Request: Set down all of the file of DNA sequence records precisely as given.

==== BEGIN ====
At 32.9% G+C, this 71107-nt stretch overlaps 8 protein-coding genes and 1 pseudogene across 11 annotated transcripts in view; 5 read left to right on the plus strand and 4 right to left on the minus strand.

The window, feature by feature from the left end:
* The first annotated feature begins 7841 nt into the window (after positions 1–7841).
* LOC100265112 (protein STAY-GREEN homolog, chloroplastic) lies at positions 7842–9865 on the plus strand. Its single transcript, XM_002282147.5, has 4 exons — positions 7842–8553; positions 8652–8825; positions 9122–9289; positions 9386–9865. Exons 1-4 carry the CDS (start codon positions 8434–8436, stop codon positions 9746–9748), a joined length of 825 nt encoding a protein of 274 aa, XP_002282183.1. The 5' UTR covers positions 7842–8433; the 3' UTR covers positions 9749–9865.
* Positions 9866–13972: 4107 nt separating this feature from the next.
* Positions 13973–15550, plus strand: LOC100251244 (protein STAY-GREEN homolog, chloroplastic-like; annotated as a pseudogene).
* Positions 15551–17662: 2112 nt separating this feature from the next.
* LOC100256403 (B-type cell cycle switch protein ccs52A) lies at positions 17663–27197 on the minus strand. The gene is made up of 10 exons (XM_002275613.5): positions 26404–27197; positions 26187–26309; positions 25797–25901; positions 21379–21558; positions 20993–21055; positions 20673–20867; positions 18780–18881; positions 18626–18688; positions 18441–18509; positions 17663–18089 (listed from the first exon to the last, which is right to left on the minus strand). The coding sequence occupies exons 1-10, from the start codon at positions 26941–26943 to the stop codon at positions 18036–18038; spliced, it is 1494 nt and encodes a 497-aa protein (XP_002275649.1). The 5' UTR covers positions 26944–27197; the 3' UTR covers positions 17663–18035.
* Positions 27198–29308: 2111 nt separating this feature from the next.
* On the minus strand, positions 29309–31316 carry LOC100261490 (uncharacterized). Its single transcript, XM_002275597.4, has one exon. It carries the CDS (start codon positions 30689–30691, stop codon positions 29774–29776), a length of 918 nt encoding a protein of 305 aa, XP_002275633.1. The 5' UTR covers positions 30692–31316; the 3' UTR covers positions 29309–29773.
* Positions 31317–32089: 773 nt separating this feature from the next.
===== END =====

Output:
At 32.9% G+C, this 71107-nt stretch overlaps 8 protein-coding genes and 1 pseudogene across 11 annotated transcripts in view; 5 read left to right on the plus strand and 4 right to left on the minus strand.

The window, feature by feature from the left end:
* The first annotated feature begins 7841 nt into the window (after positions 1–7841).
* LOC100265112 (protein STAY-GREEN homolog, chloroplastic) lies at positions 7842–9865 on the plus strand. Its single transcript, XM_002282147.5, has 4 exons — positions 7842–8553; positions 8652–8825; positions 9122–9289; positions 9386–9865. Exons 1-4 carry the CDS (start codon positions 8434–8436, stop codon positions 9746–9748), a joined length of 825 nt encoding a protein of 274 aa, XP_002282183.1. The 5' UTR covers positions 7842–8433; the 3' UTR covers positions 9749–9865.
* Positions 9866–13972: 4107 nt separating this feature from the next.
* Positions 13973–15550, plus strand: LOC100251244 (protein STAY-GREEN homolog, chloroplastic-like; annotated as a pseudogene).
* Positions 15551–17662: 2112 nt separating this feature from the next.
* LOC100256403 (B-type cell cycle switch protein ccs52A) lies at positions 17663–27197 on the minus strand. The gene is made up of 10 exons (XM_002275613.5): positions 26404–27197; positions 26187–26309; positions 25797–25901; positions 21379–21558; positions 20993–21055; positions 20673–20867; positions 18780–18881; positions 18626–18688; positions 18441–18509; positions 17663–18089 (listed from the first exon to the last, which is right to left on the minus strand). The coding sequence occupies exons 1-10, from the start codon at positions 26941–26943 to the stop codon at positions 18036–18038; spliced, it is 1494 nt and encodes a 497-aa protein (XP_002275649.1). The 5' UTR covers positions 26944–27197; the 3' UTR covers positions 17663–18035.
* Positions 27198–29308: 2111 nt separating this feature from the next.
* On the minus strand, positions 29309–31316 carry LOC100261490 (uncharacterized). Its single transcript, XM_002275597.4, has one exon. It carries the CDS (start codon positions 30689–30691, stop codon positions 29774–29776), a length of 918 nt encoding a protein of 305 aa, XP_002275633.1. The 5' UTR covers positions 30692–31316; the 3' UTR covers positions 29309–29773.
* Positions 31317–32089: 773 nt separating this feature from the next.